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Beginning with Erik Chinander speaking publicly for the first time since his father's death, here's the latest Four Downs from Memorial Stadium.

It's come full circle for Myles Farmer.

Saturday's game against Purdue won't be the redshirt freshman safety's first start, nor his first time playing significant snaps for Nebraska's defense.

But after seeing his season end last year thanks to a freak injury on the Boilermakers' home field, Farmer is now in line to be the starting safety Saturday opposite Marquel Dismuke when the Blackshirts take the field against the Boilermakers at Memorial Stadium.

"It's been a process," Farmer said Tuesday. "But my ankle's strong now and I feel better than ever. I'm ready to play them. I didn't get to play them back then, but I get that now."

Farmer was set to see a jump in playing time last Dec. 5 when Nebraska traveled to West Lafayette to take on the Boilermakers. A month earlier, at Northwestern, Farmer got the start as Deontai Williams missed the first half against the Wildcats because of a targeting penalty the week before. He responded with two interceptions that the Huskers turned into 10 points.

He'd been on and off the field in the three games following that, but the Friday night before the Purdue game, NU defensive backs coach Travis Fisher told him to be ready.

Instead, before the game even started, Farmer went down awkwardly on a bad patch of Purdue's turf. Trainers put an air cast around his leg, and he was carted off to a waiting ambulance. He underwent season-ending surgery not long after.

"(The injury) made it real hard. But my teammates, they kept me feeling better," Farmer said. "They won the game, (and) that's all that really mattered to me, even though I didn't play."

Farmer attacked rehab, beginning the journey back the same day he left the hospital. As he recovered, he saw Williams and Dismuke announce they were returning for their sixth seasons of college football, meaning Farmer would once again have to wait his turn behind a pair of more experienced players.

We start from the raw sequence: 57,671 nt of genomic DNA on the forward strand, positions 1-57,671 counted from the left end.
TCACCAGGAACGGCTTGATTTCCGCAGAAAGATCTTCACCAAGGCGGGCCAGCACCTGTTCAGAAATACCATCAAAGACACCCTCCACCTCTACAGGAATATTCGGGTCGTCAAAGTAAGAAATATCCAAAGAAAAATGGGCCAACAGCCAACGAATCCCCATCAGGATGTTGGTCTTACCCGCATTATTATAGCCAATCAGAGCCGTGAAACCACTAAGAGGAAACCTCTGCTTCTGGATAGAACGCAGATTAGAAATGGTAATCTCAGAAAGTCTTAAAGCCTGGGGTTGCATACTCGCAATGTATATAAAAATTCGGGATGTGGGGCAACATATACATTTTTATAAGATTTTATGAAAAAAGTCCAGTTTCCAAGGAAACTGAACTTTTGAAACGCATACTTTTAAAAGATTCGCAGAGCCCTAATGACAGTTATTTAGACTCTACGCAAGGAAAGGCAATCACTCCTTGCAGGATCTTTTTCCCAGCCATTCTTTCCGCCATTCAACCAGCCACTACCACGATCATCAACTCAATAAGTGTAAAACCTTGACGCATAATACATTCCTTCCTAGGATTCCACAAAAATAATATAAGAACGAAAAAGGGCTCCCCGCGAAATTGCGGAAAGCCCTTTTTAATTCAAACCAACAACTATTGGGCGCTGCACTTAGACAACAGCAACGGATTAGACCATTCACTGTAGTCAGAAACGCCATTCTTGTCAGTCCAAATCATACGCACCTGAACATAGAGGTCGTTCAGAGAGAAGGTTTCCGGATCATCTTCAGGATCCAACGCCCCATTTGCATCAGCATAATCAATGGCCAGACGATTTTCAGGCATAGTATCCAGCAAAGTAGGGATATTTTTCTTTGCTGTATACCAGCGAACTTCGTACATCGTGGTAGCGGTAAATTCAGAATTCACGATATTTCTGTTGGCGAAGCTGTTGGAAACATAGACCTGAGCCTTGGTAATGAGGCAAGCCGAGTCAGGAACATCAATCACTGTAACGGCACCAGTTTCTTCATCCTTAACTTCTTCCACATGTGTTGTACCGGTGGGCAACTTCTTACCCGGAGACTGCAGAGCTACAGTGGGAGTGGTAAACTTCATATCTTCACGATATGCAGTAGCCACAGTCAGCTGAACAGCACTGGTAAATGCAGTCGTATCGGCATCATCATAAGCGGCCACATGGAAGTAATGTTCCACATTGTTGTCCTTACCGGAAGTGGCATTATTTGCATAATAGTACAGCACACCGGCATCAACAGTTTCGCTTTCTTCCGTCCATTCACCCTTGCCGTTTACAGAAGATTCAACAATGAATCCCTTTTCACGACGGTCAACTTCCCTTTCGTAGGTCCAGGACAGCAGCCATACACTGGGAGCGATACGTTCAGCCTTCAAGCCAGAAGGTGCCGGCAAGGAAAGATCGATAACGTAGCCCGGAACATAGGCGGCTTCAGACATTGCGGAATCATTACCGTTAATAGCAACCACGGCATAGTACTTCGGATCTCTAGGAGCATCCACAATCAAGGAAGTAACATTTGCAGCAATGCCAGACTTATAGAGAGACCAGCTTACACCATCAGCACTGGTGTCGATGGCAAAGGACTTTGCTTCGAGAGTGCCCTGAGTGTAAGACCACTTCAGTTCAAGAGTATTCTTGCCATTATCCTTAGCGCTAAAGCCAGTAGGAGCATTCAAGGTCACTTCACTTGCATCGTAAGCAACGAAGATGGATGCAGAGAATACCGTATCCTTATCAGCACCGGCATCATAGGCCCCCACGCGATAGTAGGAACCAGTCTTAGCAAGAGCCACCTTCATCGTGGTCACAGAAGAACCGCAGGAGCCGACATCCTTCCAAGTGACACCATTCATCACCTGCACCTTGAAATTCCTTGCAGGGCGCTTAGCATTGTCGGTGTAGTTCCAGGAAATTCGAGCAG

Instead of lamenting a cut to his playing time, Farmer decided to soak up all the knowledge he could from two of Nebraska's most experienced players.

The Huskers are last in the Big Ten in sacks per game. Saturday feels like a chance to change that, considering Purdue's pass-heavy scheme.

"I've learned a lot over time. My football IQ has raised," Farmer said. "There's just a lot of things that they're on to that I'm not on to that I've picked up over time. So there's a lot of stuff that they've taught me, just from me watching them, just to be ready for a moment like this.

A native of Atlanta, Farmer's preparation will have him ready, NU defensive coordinator Erik Chinander said. 

"Myles is taking on a huge responsibility as a starter, but Myles has been training for this job for a long time," Chinander said Tuesday. "Myles stepped in as a starter last year versus Northwestern and ended up with two picks. Now, we don't expect him to come in here and get two picks right away again, but he responded well last time when he was asked to step up as a starter.

"I don't expect anything less from him this year. He has trained, he has prepared, and I think that he is ready to go. He is ready for it to be his time."

Nebraska offensive coordinator and wide receivers coach Matt Lubick speaks after practice on Tuesday.

Defensive coordinator Erik Chinander speaks after practice on Tuesday.

Contact the writer at cbasnett@journalstar.com or 402-473-7436. On Twitter @HuskerExtraCB.

This article originally ran on journalstar.com.

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